How can i tell if i burnt the base of my ski when i was hot waxing? I set the temperature of the hot wax iron at 200 degrees but didn’t realize that it was in Celsius scale. i don’t see anything irregular. I kept the iron moving and didn’t keep it in one place for a long time. I did notice that the opposite side of the ski was warm to the touch. I read a lot on the subject and it says that I can burn and melt the base at excessive temperatures and the ski will no longer hold wax. Did i damage my skis because of this?

    • tognar says:

      Hi Rodney, That is getting a bit on the warm side! But it is unlikely any damage was done if you kept the iron moving with a layer of wax protecting the base. When ironing in some hi-fluoro powders the recommended iron temperature can be as high as 329F! Of course the iron is passed over the base very rapidly.
      One way you will be able to tell if the base was damaged is its inability to absorb wax, if it is holding wax it is likely OK. If the base is looking dry after a short time skiing you may have an issue.
      If you have damaged the base it is unlikely the damage goes very deep, (the damage is usually sealed pores, which inhibit wax from penetrating the base),removing the thin layer of damaged base material with a stonegrind or using a hand tool like the SkiVisions Base Flattener will bring it back to new.
      Feeling some heat through the tip and tail of the ski is OK and lets you know you’re getting good heat through the base.
      Most manufacturers will indicate the recommended iron temperature on the wax label. If not, start low and raise the temp. until the wax is just melting, if the iron is smoking it is too hot.

      Hope this helps,

  2. When you are pre wax brushing, if the ski was properly brushed during the last wax, there should be no wax coming out of the base. If a steel is used, you might get some wax, but there shouldn’t too much. AAHHHHH!!!!!! So much wax!!!!!!! Not enough brushing!!!!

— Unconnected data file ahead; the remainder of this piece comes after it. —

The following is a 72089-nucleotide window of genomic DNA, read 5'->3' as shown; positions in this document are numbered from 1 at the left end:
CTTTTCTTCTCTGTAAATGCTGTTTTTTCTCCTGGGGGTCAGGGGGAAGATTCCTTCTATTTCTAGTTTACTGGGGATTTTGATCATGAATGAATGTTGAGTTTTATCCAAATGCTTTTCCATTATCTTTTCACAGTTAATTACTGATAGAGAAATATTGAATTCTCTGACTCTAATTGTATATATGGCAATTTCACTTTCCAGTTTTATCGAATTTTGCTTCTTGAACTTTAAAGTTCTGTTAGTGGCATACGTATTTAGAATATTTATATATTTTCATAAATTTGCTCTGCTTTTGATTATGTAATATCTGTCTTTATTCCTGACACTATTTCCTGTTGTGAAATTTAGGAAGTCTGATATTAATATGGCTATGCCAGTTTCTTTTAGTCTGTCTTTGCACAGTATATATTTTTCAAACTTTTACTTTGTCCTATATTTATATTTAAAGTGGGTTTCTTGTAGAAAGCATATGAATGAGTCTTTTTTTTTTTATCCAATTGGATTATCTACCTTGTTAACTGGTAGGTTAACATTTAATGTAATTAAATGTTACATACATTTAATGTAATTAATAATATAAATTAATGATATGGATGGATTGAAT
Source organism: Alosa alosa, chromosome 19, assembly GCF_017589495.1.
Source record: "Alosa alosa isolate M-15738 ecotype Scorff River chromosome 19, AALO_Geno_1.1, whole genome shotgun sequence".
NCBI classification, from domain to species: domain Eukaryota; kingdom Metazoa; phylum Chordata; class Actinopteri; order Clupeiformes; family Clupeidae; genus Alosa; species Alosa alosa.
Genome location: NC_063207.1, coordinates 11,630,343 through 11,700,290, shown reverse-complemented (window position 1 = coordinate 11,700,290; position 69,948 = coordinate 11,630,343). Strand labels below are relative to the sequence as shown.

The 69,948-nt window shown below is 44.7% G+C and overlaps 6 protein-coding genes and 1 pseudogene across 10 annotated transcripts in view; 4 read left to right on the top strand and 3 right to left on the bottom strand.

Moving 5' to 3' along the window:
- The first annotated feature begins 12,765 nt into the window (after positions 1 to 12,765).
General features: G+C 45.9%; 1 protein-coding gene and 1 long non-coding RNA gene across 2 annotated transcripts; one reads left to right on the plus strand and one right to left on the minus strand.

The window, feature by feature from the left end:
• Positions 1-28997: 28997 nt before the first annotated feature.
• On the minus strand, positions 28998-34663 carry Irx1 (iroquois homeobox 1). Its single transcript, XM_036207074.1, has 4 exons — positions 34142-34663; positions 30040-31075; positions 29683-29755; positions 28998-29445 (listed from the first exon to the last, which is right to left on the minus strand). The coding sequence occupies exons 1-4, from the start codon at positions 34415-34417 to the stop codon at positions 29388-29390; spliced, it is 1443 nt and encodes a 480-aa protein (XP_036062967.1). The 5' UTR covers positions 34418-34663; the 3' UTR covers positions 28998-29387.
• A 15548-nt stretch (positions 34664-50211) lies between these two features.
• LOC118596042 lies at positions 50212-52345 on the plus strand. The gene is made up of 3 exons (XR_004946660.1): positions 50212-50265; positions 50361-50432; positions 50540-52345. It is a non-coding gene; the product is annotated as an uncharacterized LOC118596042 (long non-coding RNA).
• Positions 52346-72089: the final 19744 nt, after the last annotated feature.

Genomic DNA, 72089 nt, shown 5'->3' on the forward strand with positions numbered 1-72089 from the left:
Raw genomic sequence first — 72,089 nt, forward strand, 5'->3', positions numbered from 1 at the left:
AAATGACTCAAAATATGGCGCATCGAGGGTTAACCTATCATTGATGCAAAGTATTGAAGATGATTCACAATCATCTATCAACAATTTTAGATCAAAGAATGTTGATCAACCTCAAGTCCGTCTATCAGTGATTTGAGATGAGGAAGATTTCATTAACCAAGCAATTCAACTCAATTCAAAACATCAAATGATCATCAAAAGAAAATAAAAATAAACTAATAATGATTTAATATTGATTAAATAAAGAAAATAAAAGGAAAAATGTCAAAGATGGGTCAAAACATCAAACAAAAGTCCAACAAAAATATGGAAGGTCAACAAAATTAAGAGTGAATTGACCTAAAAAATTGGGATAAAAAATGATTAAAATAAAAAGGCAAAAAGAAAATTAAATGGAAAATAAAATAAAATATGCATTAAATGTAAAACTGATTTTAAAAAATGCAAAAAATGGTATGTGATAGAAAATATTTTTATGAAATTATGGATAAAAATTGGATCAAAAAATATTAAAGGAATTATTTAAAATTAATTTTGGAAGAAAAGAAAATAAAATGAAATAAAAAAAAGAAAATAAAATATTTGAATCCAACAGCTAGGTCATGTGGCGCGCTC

• tognar says:

      True, most all the wax should be skied out. Brushing a base with a brass or steel brush prior to waxing will remove debris that may be lodged in the structure (especially in Spring conditions), pre- brushing will also help refresh the base structure and remove oxidation. Also handy for getting climbing skin residue off. Sorry for the belated reply, too much skiing!

  3. Mike Olsen says:


    I’ve waxed skis and board for a number of years, but it was reaffirming to see the video demonstration. Thanks!

    • tognar says:

      Thank’s for the comment Mike, glad the video helped. Sorry about the slow reply, too much skiing not enough writing…I’ll try to balance it out a bit!

  4. Wayne says:

    What’s the difference between hot waxing, and using something like Swix F4, which doesn’t need an iron? What’s the difference, and is one better than the other? Can you go back and forth between the two.

    • tognar says:

      IN a word the answer is longevity. Hot wax penetrates more deeply into your base and will last longer than a layer of paste. You can rub the pastes in to make them more durable but ultimately hot waxing will last longer.
      You can add a layer of paste over your hot wax and people often do if conditions change and you need a bit more zip.

  5. chris says:

    do u use a cleaner product prior to the brass brush on a snowboard and if so what would you recommend?

    • tognar says:

      Use liquid cleaners sparingly, only when the base is dirty, not to remove wax every time.
      We recommend using the least harsh cleaners, pure citric cleaner dries more slowly but is less drying to your bases which will help them last longer,

  6. Pingback: how to hot wax « Destination Blog